The film critic Pauline Kael allegedly said, in response to Richard Nixon’s landslide victory, “How is that possible! I don’t know a single person who voted for him.” While she may not have actually said it, this kind of reasoning is not as rare as you might hope.
I had a friend in high school who wasn’t allowed to drive a car. His parents gave him a scooter because they had known more people who died in car crashes than motorcycle accidents. Apparently 2-wheeled death traps are much safer than cars. And take this recent article. A presumably educated and credentialed psychiatrist actually heralds the death of marriage as an institution with this gem:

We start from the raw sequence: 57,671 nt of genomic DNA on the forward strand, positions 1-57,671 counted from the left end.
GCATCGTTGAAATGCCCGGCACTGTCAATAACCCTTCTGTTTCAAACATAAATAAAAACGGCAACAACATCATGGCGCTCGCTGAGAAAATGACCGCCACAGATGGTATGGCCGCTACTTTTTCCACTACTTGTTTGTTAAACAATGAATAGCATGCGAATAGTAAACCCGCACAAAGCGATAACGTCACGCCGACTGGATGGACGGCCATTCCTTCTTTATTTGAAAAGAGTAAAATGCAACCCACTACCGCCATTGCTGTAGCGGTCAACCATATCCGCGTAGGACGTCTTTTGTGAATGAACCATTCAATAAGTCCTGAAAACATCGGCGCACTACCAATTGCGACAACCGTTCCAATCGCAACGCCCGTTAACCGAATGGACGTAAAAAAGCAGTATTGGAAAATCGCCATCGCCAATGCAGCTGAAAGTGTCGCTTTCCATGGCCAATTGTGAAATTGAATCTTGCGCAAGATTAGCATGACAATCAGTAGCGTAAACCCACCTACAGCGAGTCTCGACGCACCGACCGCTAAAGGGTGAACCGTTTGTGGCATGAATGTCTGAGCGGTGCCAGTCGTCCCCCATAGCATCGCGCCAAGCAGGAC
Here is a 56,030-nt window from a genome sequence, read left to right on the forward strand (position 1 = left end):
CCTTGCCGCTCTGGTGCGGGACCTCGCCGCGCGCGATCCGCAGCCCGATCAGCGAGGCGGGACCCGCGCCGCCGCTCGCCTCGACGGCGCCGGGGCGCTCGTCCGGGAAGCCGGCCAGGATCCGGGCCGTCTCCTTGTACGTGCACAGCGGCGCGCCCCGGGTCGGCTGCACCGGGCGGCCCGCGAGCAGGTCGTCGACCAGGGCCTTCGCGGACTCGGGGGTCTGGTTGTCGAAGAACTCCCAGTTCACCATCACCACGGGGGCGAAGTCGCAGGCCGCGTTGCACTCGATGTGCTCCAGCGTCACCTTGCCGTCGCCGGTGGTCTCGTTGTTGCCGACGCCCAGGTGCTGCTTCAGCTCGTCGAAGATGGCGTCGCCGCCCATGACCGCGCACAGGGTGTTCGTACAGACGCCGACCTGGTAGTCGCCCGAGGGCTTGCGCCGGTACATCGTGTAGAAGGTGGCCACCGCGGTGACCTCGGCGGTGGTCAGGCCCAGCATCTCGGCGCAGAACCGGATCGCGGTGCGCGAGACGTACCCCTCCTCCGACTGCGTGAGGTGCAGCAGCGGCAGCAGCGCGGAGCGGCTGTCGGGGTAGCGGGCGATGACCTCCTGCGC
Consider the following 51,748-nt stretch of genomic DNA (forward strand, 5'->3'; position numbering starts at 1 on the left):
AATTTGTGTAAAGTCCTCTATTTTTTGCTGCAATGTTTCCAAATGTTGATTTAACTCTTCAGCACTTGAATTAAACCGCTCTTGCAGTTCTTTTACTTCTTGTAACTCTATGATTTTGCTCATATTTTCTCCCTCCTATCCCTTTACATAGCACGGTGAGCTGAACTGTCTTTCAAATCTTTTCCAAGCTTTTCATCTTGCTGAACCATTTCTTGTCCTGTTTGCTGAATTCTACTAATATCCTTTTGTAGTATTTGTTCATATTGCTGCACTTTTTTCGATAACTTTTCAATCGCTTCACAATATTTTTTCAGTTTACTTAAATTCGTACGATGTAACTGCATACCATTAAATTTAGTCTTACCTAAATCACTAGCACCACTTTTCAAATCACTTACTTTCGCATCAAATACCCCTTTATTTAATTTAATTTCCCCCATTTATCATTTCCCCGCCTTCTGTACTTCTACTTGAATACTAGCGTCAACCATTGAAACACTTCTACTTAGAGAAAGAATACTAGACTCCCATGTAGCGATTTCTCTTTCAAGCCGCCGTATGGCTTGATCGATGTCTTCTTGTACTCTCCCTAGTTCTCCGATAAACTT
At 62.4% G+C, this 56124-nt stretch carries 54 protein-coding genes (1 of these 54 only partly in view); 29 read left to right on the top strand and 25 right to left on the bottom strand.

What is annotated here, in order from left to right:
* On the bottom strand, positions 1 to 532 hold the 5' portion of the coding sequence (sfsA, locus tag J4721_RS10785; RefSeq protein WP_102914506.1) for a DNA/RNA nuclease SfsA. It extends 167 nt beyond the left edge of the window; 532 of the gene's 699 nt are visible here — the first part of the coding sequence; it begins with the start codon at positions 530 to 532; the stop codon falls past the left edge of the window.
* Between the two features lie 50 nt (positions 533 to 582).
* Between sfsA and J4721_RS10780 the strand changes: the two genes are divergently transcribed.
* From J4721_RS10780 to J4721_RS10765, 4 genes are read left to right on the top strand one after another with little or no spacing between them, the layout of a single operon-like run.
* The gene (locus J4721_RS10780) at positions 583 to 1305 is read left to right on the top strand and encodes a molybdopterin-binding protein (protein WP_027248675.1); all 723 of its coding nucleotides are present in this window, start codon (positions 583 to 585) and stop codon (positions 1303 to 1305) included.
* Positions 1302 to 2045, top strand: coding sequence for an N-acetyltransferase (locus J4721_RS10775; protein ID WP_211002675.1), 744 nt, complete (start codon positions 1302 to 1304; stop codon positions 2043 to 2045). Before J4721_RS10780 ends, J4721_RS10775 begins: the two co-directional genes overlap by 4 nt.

I would venture that 90 percent of the married patients I speak with would rank their marriages in the top two stressors in their lives, while only 10 percent would rank their marriages as one of the top two sources of strength in their lives.
Besides being incredibly vague (rated in the top two stressors? out of how many?) the good doctor doesn’t even pretend to have real summary statistics about his biased sample (“I would venture that…”). If there’s one thing worse than the “studies show” argument, it’s conversations that begin, at least conceptually, with “my own experience with self selecting groups shows….” It’s this type of thinking that leads people to believe that figures lie and liars figure.